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LED options seem very popular but inserting a LED in a reflector type headlight may have a negative effect on both you and oncoming traffic. In a former life, part of my job was to evaluate wayside signals for trains. It was very interesting to see how such a small change in the filament postion in relation to the refector and lens had a noticeable effect on the train crews ability to clearly see the signal. What was worse, at times a poorly focused red signal could give an appearance of a more orange color possibly giving the crew the opinion it was yellow.

Just a bit of my old RR experience coming back. But, one pet peeve I do have is the prevalent use of fog lights. Not only does to hamper the vision of oncoming traffic it also has a small negative effect on the driver being able to see in the distance. By putting light in an area that doesn't help you see further in front of you, your pupils actually will close slightly reducing you night time vision. There, that's the pilot in my coming out. While I'm on my soapbox did you know once subjected to bright lights it can take up to 30 minutes to regain all of your night vision? I'm the goof ball who lowers the sunvisor at night to block the bright green LED traffic lights. Another gripe is the change from engineering grade retrorefectivity on road signs to high intensity. These reflect so much light back it's sometimes hard to read the sign not to mention what it does to your vision while driving at night.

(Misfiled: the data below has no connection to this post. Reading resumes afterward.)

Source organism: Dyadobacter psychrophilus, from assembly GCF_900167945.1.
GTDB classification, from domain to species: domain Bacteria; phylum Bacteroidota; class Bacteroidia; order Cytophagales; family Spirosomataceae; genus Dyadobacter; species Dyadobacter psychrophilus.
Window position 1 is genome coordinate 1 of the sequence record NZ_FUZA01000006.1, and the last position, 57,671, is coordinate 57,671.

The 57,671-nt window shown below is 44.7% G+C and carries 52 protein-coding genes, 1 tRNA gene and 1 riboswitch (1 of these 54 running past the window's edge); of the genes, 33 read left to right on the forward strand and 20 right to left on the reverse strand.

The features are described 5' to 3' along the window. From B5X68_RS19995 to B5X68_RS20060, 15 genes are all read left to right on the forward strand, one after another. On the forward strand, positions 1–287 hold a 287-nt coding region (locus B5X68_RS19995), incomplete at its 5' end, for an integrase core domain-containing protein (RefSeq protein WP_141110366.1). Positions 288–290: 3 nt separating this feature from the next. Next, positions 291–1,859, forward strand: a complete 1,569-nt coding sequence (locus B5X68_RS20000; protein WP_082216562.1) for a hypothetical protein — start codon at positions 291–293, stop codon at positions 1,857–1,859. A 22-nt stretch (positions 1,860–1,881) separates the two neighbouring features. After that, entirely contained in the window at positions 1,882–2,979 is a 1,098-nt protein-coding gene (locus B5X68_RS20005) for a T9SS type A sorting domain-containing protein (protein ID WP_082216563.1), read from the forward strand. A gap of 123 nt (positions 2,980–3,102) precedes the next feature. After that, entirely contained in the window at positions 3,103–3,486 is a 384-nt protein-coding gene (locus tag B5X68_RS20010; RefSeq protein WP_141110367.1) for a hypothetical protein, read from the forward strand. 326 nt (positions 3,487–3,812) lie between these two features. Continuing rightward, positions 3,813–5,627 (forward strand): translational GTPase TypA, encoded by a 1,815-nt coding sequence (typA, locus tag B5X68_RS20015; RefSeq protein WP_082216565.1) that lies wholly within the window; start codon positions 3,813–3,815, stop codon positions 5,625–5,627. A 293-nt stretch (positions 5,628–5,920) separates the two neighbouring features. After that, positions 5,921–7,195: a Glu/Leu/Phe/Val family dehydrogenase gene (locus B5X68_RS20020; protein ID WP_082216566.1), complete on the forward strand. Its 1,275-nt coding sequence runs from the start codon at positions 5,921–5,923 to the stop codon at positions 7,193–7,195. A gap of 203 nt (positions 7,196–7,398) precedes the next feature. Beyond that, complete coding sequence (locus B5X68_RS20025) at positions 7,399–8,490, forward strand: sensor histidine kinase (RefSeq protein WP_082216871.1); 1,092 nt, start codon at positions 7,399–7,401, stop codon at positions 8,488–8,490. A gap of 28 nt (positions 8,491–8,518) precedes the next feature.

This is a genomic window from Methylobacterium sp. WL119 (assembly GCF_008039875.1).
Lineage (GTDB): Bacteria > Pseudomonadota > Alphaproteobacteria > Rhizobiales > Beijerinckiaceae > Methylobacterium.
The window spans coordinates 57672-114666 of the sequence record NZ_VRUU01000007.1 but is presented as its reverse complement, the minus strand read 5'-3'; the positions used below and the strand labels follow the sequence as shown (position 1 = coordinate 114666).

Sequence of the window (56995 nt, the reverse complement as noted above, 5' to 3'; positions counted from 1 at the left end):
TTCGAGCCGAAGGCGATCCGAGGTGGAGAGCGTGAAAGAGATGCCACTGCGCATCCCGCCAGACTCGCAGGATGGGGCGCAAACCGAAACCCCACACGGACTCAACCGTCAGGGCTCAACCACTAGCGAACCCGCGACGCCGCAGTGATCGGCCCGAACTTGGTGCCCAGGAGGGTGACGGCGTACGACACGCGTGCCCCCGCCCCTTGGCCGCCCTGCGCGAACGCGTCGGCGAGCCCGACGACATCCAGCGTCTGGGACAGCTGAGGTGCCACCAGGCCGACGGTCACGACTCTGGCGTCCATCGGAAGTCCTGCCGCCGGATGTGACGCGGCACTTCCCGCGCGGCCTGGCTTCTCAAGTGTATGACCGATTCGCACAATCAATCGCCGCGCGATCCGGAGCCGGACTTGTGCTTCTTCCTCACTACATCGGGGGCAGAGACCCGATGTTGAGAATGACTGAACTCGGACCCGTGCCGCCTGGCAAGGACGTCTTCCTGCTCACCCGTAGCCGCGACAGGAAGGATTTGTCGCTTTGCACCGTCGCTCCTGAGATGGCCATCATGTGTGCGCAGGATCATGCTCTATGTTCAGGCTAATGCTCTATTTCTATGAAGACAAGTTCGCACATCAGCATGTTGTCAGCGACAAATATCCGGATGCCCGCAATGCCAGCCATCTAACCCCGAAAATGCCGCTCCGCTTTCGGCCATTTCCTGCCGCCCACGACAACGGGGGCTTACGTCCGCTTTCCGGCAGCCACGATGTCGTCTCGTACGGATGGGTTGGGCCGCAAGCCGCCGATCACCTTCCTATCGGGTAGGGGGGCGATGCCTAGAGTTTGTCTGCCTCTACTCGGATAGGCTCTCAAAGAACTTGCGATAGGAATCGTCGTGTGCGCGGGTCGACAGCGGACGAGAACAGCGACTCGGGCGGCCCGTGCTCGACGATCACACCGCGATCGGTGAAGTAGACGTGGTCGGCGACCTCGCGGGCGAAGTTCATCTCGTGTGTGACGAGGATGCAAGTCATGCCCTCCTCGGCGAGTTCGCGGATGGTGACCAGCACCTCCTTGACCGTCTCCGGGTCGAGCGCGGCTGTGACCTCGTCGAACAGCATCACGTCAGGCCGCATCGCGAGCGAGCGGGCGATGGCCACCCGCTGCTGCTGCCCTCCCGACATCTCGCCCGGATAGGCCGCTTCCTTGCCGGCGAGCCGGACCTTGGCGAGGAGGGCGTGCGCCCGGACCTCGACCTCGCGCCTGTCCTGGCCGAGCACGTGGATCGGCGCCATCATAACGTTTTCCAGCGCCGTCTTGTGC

Rant off.....
 

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Pretty much all applies to projector headlights as well. The relationship between the light source and lens is very important.
 

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I won't disagree that it's important, but it's very different with projectors versus reflectors. Reflectors are designed around a specific light pattern, usually 180 degrees or more of light emitting from an incandescent filament. LEDs tend to be more narrow in their light throw, resulting in odd patterns and light being thrown in unexpected directions and intensities in a reflector housing. A projector housing notably has shields and a more precise lens, which prevent it from throwing light in undesirable directions.

Someone posted photos of halogen vs. LED in the halogen projectors here: Lighting upgrade: headlights, running lights and fogs

The LEDs are throwing essentially the same pattern as the halogen bulbs, you can see in the side-by-side where one of each is installed.
That's pretty impressive.
 
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